Are you at risk of being cloned? No, we're not referring to the act of another version of "you" being created in some test tube, but rather the practice of wireless phone cloning, which only became a widespread issue over the last couple of decades.
A Primmer on Wireless Cloning
Copying the identity of one mobile telephone to another is called "cloning." The most common purpose of cloning, which is really a form of identity theft, is so someone can place calls under the name (and on the billing account) of the actual subscriber. Cloning has been a common practice with individuals with friends and family who live far away. Through cloning, they could phone home across oceans and continents and save on very expensive calls.
"Bag" phones - personal transportable cell phones made and used in the 1990s - brought about more widespread incidents of cloning, which increased with the advent of "brick" phones later in that decade. The act of cloning involved the perpetrator modifying or replacing the EPROM in the phone with a new chip. The phone's electronic serial numbers (ESN) would be reconfigured via software and both it and the Mobile Identification Number (MIN) would be reprogrammed into a computer chip of another wireless phone. The phone calls made by the cloned phone are listed on the monthly bill of the person whose phone was cloned. The ESN-MIN could be captured over the airwaves and then cloned. The ESN-The carriers have developed authentication features that have greatly reduced cell phone cloning.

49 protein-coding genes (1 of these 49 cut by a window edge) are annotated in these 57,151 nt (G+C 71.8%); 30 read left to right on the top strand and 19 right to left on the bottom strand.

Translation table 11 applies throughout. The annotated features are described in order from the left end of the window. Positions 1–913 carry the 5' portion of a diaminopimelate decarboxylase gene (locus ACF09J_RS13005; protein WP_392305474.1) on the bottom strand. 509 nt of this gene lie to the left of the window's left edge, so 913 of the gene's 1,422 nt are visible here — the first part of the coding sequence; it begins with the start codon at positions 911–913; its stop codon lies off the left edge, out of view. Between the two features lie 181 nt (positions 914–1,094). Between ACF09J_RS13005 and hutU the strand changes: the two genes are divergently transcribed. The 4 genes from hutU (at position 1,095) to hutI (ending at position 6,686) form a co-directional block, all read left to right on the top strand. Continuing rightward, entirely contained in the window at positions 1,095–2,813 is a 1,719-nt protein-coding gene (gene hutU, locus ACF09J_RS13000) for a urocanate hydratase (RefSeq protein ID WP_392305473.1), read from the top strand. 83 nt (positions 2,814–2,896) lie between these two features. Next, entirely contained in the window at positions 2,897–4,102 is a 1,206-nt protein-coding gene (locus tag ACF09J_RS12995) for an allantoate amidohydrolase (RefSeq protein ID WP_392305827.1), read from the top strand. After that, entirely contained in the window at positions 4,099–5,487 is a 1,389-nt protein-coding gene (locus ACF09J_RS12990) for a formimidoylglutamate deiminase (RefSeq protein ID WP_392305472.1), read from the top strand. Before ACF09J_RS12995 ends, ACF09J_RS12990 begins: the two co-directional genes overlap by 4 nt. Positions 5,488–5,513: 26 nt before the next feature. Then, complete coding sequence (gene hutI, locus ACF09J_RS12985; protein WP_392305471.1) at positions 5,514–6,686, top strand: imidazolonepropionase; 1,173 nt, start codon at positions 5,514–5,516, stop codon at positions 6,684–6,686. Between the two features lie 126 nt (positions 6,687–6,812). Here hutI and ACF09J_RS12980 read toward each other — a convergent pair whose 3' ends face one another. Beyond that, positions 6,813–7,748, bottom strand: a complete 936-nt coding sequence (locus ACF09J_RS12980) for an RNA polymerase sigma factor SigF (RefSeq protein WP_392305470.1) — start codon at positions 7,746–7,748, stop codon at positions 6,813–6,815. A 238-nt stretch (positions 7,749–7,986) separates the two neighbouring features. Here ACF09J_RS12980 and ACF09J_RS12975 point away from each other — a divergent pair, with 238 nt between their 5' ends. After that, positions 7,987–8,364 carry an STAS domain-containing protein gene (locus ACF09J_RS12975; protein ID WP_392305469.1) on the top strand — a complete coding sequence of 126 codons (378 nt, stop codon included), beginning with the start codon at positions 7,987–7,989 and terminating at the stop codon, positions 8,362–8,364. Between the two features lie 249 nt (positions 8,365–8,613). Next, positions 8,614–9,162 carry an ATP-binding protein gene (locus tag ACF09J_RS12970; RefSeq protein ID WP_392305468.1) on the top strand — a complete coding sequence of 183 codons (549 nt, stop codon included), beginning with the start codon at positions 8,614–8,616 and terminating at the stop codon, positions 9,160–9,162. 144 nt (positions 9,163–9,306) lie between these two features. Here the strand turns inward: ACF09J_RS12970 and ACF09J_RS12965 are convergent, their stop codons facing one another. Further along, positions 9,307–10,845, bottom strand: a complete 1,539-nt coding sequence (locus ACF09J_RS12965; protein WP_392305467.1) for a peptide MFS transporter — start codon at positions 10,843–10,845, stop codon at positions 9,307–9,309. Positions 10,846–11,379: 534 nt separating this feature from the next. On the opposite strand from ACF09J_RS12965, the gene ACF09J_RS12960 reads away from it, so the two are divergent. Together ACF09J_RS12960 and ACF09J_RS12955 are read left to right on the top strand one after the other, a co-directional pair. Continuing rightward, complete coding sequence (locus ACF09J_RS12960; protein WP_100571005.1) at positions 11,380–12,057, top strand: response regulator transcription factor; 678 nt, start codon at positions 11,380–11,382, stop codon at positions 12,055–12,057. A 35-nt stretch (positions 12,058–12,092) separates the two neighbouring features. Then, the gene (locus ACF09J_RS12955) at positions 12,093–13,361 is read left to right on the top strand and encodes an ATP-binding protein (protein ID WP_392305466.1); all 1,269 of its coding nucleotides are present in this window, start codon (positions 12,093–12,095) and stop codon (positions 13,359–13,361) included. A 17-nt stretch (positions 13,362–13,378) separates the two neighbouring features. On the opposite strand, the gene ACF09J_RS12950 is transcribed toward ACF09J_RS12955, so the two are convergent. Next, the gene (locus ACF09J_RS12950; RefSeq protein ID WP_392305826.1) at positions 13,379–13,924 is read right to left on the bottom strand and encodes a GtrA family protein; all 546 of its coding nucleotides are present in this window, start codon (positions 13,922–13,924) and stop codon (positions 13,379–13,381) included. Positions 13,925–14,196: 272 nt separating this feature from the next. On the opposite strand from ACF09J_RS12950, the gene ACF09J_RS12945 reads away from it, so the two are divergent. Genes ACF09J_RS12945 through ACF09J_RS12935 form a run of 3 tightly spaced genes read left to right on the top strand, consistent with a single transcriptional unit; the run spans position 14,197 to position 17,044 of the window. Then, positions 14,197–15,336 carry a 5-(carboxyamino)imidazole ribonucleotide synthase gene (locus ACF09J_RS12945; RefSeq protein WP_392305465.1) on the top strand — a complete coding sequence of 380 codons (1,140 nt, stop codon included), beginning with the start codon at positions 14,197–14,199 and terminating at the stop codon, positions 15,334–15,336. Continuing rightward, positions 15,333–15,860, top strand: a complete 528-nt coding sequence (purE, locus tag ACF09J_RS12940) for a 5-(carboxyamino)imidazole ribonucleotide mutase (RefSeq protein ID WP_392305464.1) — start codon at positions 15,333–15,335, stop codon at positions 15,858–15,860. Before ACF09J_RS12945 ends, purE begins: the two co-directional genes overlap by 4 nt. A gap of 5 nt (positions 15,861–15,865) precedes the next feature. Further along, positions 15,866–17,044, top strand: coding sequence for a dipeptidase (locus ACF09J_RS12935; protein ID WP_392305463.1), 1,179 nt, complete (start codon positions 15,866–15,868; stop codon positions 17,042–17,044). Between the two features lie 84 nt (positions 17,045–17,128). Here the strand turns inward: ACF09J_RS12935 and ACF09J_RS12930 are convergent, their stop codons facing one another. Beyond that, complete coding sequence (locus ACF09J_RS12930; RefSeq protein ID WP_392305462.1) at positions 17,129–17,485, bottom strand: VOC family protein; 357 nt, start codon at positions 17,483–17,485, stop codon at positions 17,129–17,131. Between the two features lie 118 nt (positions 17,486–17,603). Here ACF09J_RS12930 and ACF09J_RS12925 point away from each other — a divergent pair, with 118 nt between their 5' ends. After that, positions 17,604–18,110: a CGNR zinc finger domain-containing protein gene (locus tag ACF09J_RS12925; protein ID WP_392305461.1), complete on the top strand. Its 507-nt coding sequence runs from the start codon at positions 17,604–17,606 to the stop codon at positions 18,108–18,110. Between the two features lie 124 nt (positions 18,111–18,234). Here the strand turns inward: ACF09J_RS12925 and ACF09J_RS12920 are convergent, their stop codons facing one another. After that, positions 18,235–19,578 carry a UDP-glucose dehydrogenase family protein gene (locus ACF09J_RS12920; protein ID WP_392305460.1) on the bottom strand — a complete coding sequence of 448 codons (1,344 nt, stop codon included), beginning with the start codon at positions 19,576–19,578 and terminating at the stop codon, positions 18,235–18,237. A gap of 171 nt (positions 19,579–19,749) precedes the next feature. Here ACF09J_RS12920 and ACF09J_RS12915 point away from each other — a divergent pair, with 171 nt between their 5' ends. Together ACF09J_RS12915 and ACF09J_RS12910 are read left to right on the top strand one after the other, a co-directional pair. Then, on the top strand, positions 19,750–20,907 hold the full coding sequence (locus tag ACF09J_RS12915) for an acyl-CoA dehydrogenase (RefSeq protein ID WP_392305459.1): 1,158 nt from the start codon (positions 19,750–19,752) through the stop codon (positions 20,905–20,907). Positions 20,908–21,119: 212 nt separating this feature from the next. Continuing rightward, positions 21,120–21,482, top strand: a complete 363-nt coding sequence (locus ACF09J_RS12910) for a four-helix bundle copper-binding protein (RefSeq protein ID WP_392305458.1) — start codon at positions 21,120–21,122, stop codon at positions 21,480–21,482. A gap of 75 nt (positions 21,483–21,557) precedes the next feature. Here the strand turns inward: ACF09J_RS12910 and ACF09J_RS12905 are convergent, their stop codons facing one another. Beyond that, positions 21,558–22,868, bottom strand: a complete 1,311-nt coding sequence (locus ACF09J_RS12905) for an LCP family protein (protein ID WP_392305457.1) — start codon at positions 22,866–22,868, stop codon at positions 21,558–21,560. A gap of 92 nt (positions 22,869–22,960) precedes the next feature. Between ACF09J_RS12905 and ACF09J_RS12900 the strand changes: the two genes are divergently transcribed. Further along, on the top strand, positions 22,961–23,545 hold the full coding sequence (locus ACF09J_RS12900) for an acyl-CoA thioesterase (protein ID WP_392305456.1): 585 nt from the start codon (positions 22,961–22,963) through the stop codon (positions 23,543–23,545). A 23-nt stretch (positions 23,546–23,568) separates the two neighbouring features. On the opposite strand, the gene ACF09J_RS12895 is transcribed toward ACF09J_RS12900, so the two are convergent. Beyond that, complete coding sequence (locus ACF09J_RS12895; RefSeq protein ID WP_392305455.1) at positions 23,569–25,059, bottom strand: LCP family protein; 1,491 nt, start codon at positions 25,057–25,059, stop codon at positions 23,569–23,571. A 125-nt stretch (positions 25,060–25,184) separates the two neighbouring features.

It's not Sci-Fi; It's Reality
Of the three types of fraud risks - cloning, theft and subscription fraud - incidences of cloning have actually fallen off quite a bit in recent years, although the other fraud risks have remained high. Not all cloned phones are created for illicit use, however. Some companies provide their employees with wireless phones that are intended strictly for business use. In order to keep their employees from using the phone for personal use, businesses mandate that their employees travel and work with two phones, without regard to how cumbersome that can be. Also, there are Third World nations served by networks operating in limited geographic areas, so the demand in these areas for a single Mobile ID Number can be high.